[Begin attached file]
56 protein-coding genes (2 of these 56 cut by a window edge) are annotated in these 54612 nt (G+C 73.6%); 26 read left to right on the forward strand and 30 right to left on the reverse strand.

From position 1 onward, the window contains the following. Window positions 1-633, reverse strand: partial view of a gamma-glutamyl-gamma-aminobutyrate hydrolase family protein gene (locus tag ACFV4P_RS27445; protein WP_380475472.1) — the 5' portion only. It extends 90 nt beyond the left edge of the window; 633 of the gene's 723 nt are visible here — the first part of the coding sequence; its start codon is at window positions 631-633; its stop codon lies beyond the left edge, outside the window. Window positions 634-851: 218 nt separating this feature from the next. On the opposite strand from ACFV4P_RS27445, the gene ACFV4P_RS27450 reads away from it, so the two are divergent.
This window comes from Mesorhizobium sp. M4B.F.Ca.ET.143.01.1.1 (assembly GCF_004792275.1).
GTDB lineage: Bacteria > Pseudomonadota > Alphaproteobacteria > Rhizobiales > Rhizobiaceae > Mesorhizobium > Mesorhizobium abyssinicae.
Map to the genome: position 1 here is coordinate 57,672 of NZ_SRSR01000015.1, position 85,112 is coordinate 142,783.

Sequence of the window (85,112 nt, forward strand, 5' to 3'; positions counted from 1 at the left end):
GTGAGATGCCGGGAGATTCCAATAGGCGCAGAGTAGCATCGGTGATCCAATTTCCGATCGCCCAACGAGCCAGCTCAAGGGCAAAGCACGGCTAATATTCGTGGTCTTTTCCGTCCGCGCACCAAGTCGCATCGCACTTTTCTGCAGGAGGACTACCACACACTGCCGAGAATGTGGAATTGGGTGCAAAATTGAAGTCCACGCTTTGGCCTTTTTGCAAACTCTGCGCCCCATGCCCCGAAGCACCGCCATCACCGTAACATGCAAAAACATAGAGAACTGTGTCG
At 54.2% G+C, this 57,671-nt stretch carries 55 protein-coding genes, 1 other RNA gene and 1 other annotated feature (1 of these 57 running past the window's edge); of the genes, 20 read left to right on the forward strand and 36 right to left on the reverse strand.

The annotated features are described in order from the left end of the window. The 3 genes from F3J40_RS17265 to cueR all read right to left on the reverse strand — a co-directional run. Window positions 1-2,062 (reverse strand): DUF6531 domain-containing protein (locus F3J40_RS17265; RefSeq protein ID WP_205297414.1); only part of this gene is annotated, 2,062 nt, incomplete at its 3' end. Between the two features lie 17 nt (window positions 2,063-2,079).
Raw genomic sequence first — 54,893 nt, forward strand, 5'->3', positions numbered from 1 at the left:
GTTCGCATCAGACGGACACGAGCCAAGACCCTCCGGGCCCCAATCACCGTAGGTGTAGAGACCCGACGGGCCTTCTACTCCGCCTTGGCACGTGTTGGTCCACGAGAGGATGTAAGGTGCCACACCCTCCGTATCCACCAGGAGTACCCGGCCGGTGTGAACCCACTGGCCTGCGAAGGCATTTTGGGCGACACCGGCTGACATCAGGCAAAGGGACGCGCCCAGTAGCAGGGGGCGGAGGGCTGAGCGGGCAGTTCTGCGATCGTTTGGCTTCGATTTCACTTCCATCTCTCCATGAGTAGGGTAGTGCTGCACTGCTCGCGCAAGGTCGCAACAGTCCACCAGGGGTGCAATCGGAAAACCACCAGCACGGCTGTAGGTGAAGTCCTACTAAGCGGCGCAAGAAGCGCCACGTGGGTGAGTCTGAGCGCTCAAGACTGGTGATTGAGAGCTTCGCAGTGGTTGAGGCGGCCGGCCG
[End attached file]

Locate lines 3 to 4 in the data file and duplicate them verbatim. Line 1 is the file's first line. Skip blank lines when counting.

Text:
This window comes from Mesorhizobium sp. M4B.F.Ca.ET.143.01.1.1 (assembly GCF_004792275.1).
GTDB lineage: Bacteria > Pseudomonadota > Alphaproteobacteria > Rhizobiales > Rhizobiaceae > Mesorhizobium > Mesorhizobium abyssinicae.